Addressing Chicago Violence
President Obama will give his farewell and good riddance speech on January 10 in Chicago, the town where the community organizer-in-chief began his political rise. He will attempt once again to cement his legacy by recreating history in his image. He will make his speech against the background of what is arguably the world’s most beautiful skyline and the world’s most hideous violence.
Chicago, one of the toughest gun control cities in the United States, ended 2016 with 762 homicides, the most in two decades and more than Los Angeles and New York City combined. While President Obama has addressed every mass shooting as another reason for stricter gun control, he has little to say about the carnage in his hometown, and it is not likely he will address it in his self-serving and narcissistic farewell speech. President-elect Donald Trump has, tweeting on Monday night. "Chicago murder rate is record setting -- 4,331 shooting victims with 762 murders in 2016,” Trump tweeted. “If Mayor can't do it he must ask for Federal help!”
Chicago does indeed need federal help, particularly in the area of federal prosecution of gun crimes. As Investor’s Business Daily has noted, a recent study showed that despite rising murders and gang violence, Chicago ranked dead last in federal gun crime prosecutions:
A murdered Chicago teen's mother attends the president's speech on gun control, not knowing federal gun-crime prosecutions have in fact dropped on his watch — with the Windy City bringing up the rear.
Cleopatra Cowley-Pendleton, the mother of murdered 15-year-old Chicago teen Hadiya Pendleton, was one of 20 mothers who lost children to criminal violence who were at the White House last Thursday to hear President Obama speak once again on the need for gun control.
Obama met with her and some of the others in a small group before his formal remarks and told them "how serious this issue really is and something needs to be done about it," she said.
But President Obama did not tell this group that Syracuse University's Transactional Records Access Clearinghouse (TRAC) shows that the Northern Illinois district ranked 90th out of 90 in prosecutions of federal weapons crimes per capita.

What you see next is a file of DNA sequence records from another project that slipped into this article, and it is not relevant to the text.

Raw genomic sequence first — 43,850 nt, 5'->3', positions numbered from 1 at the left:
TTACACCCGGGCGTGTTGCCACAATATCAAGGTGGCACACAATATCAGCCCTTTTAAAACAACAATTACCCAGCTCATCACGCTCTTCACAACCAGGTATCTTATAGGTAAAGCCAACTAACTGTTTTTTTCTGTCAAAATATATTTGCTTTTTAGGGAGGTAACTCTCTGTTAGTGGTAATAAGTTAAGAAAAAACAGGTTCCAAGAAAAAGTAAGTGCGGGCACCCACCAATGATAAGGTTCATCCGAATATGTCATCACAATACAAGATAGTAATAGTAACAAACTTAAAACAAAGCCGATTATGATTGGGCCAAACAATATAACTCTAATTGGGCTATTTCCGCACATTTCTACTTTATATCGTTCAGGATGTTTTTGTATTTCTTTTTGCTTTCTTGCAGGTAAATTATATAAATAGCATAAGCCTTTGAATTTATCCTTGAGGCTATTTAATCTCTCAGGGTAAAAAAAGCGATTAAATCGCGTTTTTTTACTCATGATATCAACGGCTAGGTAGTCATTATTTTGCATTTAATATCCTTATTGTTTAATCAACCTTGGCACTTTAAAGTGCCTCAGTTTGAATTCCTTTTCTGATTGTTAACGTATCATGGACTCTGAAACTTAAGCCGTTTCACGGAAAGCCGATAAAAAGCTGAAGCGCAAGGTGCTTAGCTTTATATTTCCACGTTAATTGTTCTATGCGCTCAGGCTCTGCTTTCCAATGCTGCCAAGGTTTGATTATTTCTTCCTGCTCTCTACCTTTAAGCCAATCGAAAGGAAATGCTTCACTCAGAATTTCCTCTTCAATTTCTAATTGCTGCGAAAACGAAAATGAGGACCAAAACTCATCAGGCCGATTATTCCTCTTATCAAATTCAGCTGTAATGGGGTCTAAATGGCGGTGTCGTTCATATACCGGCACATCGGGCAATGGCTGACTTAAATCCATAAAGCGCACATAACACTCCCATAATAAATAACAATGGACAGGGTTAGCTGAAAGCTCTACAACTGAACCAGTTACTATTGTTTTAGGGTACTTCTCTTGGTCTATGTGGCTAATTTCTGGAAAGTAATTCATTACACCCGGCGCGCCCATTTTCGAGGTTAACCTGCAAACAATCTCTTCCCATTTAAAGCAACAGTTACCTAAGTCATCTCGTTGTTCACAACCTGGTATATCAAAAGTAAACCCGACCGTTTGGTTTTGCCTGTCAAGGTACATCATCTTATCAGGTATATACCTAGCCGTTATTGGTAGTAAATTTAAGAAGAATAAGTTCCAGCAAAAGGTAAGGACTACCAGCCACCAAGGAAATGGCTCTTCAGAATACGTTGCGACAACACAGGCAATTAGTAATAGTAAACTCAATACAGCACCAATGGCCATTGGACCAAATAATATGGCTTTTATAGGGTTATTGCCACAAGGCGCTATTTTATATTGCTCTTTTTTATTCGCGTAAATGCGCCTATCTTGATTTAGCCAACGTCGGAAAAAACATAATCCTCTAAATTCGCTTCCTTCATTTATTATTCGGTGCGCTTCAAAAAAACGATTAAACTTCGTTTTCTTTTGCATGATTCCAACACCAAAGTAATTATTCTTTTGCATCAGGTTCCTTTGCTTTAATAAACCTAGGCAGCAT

David Burnham, co-director of TRAC, states their analysis says that according to case-by-case U.S. Justice Department information obtained under the Freedom of Information Act, there were 52 federal gun prosecutions in Illinois North (Chicago) in 2012, or 5.52 per million in population.
By this measure, compared with the 90 federal judicial districts in the U.S., the prosecution rate in Chicago was the lowest in the country.
If President Obama had a son, he might have looked like Amari Brown, the little boy killed by a bullet intended for his gang-banger father on the streets of President Obama’s Chicago in yet another bloody Windy City weekend. As the Chicago Tribune reported, over the Fourth of July weekend in 2015, Amari Brown was one of the ten that were killed among 55 that were shot.:
Among those killed was 7-year-old Amari Brown, shot in the chest as he watched fireworks near his father's home in Humboldt Park late Saturday night. Police say they believe the attack was aimed at the father, whom they described as a ranking gang member.
Former Chicago Police Superintendant Garry McCarthy got it right when he observed that Amari Brown was another victim, not of police racism, but of gang violence and a revolving door justice system:
Antonio Brown, who police say is a ranking member of the Four Corner Hustlers street gang, has been arrested 45 times on charges ranging from gun possession to burglary, and is not cooperating with detectives in their investigation into the slaying of his son, Amari Brown, police said.
McCarthy said that the elder Brown's last arrest was in April for gun possession after leading police on a vehicle pursuit. Brown was later released on bail in that case, Cook County court records show.